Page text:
As always, there are alternatives. In a large bog garden, putting flytraps so they remain at least six inches (16.24 cm) above the general water level works well, and the bog soil can be shored up to keep it from washing down into the rest of the bog during rains. In a large planter, I’ve actually had good results with putting a plastic tube at least six inches wide into the planter so the end rests on the bottom, filling it full of flytrap planting mix (the usual “one part sphagnum moss to one part silica sand” mix), and planting the flytrap above the general soil level for the other plants. In smaller containers and pots, though? Keep it by itself, but if various sundews start sprouting around it, leave them be. They won’t necessarily hurt the flytrap, and they can always be separated during repotting when the flytrap goes dormant for the winter.
Next: Step 8 – Keep moving it around.
Don’t get me wrong: I like Halloween. I like Halloween very much, and as far as I’m concerned, the year goes straight to pot right between November 1 and February 2. (For those who live outside the US, February 2 is the day Sid Vicious rises from his grave, looks down at his shadow, and realizes that he has to wait six more weeks until spring.) It’s just that for the Czarina and myself, Halloween itself has the same urgency that New Year’s Eve had for Hunter S. Thompson. Namely, this is the day where we back off and let the amateurs have some fun.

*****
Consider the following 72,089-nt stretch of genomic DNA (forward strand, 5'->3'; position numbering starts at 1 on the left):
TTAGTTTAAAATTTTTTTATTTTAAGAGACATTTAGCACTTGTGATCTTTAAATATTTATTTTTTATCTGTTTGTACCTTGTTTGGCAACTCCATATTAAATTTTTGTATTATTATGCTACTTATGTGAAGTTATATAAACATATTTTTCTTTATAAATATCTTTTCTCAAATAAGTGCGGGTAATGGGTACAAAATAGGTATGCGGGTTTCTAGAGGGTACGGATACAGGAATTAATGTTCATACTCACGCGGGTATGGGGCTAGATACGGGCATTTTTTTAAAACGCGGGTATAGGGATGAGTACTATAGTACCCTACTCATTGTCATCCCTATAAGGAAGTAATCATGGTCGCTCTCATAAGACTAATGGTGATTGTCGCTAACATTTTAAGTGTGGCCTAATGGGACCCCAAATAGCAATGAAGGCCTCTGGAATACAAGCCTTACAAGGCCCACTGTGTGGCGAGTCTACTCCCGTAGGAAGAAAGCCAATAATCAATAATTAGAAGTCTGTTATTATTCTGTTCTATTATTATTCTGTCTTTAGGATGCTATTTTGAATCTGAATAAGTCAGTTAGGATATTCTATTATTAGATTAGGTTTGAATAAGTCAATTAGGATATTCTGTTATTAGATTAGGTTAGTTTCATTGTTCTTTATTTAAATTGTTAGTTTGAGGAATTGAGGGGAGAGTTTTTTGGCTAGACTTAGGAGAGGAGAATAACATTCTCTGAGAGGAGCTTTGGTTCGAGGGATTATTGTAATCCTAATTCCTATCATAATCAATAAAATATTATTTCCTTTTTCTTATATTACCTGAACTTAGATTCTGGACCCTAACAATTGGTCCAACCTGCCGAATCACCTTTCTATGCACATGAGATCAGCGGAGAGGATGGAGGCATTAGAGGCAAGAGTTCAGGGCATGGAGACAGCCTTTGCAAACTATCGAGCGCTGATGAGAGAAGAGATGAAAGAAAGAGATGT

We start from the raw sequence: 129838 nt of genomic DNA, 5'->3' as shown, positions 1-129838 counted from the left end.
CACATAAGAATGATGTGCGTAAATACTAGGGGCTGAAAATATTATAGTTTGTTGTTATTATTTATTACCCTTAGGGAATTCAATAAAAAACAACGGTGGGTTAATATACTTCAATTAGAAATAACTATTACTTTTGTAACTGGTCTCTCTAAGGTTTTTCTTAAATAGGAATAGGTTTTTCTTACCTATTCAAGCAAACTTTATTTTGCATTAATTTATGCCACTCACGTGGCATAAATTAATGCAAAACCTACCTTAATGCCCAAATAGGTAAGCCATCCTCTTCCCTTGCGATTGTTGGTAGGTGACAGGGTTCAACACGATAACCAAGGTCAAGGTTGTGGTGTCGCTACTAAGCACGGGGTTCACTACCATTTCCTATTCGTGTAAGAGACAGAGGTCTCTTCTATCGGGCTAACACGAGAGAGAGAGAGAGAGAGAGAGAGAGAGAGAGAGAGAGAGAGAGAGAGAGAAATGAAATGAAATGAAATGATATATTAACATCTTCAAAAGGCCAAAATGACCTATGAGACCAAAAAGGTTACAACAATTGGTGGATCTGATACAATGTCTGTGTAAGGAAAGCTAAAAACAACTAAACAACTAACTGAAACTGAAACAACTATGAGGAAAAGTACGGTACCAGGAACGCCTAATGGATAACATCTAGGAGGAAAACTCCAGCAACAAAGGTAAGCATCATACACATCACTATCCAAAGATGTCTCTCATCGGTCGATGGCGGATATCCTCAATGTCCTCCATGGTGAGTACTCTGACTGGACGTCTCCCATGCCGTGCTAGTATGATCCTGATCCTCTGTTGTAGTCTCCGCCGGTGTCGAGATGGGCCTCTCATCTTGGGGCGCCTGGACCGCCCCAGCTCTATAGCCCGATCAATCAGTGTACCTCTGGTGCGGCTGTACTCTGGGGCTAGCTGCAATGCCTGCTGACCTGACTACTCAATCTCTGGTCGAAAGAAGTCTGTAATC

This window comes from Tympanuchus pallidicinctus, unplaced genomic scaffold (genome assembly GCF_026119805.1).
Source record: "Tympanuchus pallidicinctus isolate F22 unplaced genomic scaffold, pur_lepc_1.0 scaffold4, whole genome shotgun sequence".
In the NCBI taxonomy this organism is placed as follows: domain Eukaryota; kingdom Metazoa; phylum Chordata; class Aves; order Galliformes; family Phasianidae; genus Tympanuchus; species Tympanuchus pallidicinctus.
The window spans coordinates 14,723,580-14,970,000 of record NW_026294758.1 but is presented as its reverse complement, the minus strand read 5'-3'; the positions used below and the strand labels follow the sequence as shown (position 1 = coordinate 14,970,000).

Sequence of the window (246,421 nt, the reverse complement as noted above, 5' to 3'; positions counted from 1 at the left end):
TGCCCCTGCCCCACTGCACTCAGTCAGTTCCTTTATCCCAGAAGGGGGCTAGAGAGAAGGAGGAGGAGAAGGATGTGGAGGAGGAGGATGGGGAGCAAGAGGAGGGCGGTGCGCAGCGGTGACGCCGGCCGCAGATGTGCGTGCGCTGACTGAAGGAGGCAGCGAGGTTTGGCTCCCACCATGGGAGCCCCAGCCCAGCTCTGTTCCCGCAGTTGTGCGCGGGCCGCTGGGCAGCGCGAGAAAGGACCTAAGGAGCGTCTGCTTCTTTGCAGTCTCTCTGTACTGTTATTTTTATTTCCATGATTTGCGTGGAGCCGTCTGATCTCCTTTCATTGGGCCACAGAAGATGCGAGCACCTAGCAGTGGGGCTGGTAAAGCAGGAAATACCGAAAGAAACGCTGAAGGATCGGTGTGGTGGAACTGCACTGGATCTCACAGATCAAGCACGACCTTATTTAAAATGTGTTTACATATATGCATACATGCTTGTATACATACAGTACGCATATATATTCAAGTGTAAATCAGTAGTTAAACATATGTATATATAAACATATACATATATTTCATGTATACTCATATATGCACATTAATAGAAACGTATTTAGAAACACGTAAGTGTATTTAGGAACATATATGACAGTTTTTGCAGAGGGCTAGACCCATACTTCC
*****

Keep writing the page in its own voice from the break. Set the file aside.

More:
That’s why I’m actually glad to see Charlotte Germane’s thumbnail guide to Halloween gardening, and not just because the Czarina regularly impersonates Morticia Addams when she’s out working with her roses. We all have to start somewhere, and going with dark foliage and blooms as background or as particular highlights is the big difference between “planned horror” and “someone forgot to mow last week”. The only problem is knowing when to stop, as we both know far too well. When you’re buying the Crassula ovata cultivar “Gollum” just to see the expression on your mother-in-law’s face, it’s far too late.